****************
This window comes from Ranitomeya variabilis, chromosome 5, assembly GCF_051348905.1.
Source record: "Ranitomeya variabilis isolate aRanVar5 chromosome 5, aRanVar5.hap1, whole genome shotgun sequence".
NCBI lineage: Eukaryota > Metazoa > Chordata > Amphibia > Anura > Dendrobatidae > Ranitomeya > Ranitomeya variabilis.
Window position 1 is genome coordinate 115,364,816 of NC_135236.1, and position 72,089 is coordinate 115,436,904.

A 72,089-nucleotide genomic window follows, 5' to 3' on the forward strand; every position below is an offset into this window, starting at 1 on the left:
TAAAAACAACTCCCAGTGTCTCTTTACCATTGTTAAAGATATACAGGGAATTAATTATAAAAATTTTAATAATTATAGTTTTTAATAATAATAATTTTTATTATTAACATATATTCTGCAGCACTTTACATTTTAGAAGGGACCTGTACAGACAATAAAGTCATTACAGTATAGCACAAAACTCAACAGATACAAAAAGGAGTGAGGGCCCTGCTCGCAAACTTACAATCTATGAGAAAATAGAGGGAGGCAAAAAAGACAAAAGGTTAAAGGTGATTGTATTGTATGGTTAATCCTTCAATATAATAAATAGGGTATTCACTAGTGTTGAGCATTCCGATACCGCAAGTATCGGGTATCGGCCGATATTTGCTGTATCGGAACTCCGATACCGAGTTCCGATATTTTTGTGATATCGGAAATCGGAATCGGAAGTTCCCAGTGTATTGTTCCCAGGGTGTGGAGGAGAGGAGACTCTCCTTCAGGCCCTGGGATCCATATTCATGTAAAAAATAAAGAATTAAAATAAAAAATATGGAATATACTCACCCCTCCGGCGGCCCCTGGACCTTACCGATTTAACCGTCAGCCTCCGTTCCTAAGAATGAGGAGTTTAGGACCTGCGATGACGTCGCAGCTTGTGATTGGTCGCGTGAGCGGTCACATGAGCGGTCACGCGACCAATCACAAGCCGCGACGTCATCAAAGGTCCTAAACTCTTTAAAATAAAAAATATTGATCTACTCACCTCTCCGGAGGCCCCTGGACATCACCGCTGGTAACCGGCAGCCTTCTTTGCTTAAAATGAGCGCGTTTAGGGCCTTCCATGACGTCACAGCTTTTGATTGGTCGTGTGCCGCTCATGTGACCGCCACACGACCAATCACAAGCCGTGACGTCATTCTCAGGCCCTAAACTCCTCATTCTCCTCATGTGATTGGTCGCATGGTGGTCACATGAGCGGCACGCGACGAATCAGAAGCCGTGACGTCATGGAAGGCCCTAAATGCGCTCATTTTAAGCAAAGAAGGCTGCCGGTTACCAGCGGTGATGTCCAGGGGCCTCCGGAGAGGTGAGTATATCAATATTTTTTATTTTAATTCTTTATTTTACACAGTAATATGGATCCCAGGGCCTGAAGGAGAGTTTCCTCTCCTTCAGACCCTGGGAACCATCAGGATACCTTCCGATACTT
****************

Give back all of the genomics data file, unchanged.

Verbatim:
This window comes from Ranitomeya variabilis, chromosome 5, assembly GCF_051348905.1.
Source record: "Ranitomeya variabilis isolate aRanVar5 chromosome 5, aRanVar5.hap1, whole genome shotgun sequence".
NCBI lineage: Eukaryota > Metazoa > Chordata > Amphibia > Anura > Dendrobatidae > Ranitomeya > Ranitomeya variabilis.
Window position 1 is genome coordinate 115,364,816 of NC_135236.1, and position 72,089 is coordinate 115,436,904.

A 72,089-nucleotide genomic window follows, 5' to 3' on the forward strand; every position below is an offset into this window, starting at 1 on the left:
TAAAAACAACTCCCAGTGTCTCTTTACCATTGTTAAAGATATACAGGGAATTAATTATAAAAATTTTAATAATTATAGTTTTTAATAATAATAATTTTTATTATTAACATATATTCTGCAGCACTTTACATTTTAGAAGGGACCTGTACAGACAATAAAGTCATTACAGTATAGCACAAAACTCAACAGATACAAAAAGGAGTGAGGGCCCTGCTCGCAAACTTACAATCTATGAGAAAATAGAGGGAGGCAAAAAAGACAAAAGGTTAAAGGTGATTGTATTGTATGGTTAATCCTTCAATATAATAAATAGGGTATTCACTAGTGTTGAGCATTCCGATACCGCAAGTATCGGGTATCGGCCGATATTTGCTGTATCGGAACTCCGATACCGAGTTCCGATATTTTTGTGATATCGGAAATCGGAATCGGAAGTTCCCAGTGTATTGTTCCCAGGGTGTGGAGGAGAGGAGACTCTCCTTCAGGCCCTGGGATCCATATTCATGTAAAAAATAAAGAATTAAAATAAAAAATATGGAATATACTCACCCCTCCGGCGGCCCCTGGACCTTACCGATTTAACCGTCAGCCTCCGTTCCTAAGAATGAGGAGTTTAGGACCTGCGATGACGTCGCAGCTTGTGATTGGTCGCGTGAGCGGTCACATGAGCGGTCACGCGACCAATCACAAGCCGCGACGTCATCAAAGGTCCTAAACTCTTTAAAATAAAAAATATTGATCTACTCACCTCTCCGGAGGCCCCTGGACATCACCGCTGGTAACCGGCAGCCTTCTTTGCTTAAAATGAGCGCGTTTAGGGCCTTCCATGACGTCACAGCTTTTGATTGGTCGTGTGCCGCTCATGTGACCGCCACACGACCAATCACAAGCCGTGACGTCATTCTCAGGCCCTAAACTCCTCATTCTCCTCATGTGATTGGTCGCATGGTGGTCACATGAGCGGCACGCGACGAATCAGAAGCCGTGACGTCATGGAAGGCCCTAAATGCGCTCATTTTAAGCAAAGAAGGCTGCCGGTTACCAGCGGTGATGTCCAGGGGCCTCCGGAGAGGTGAGTATATCAATATTTTTTATTTTAATTCTTTATTTTACACAGTAATATGGATCCCAGGGCCTGAAGGAGAGTTTCCTCTCCTTCAGACCCTGGGAACCATCAGGATACCTTCCGATACTT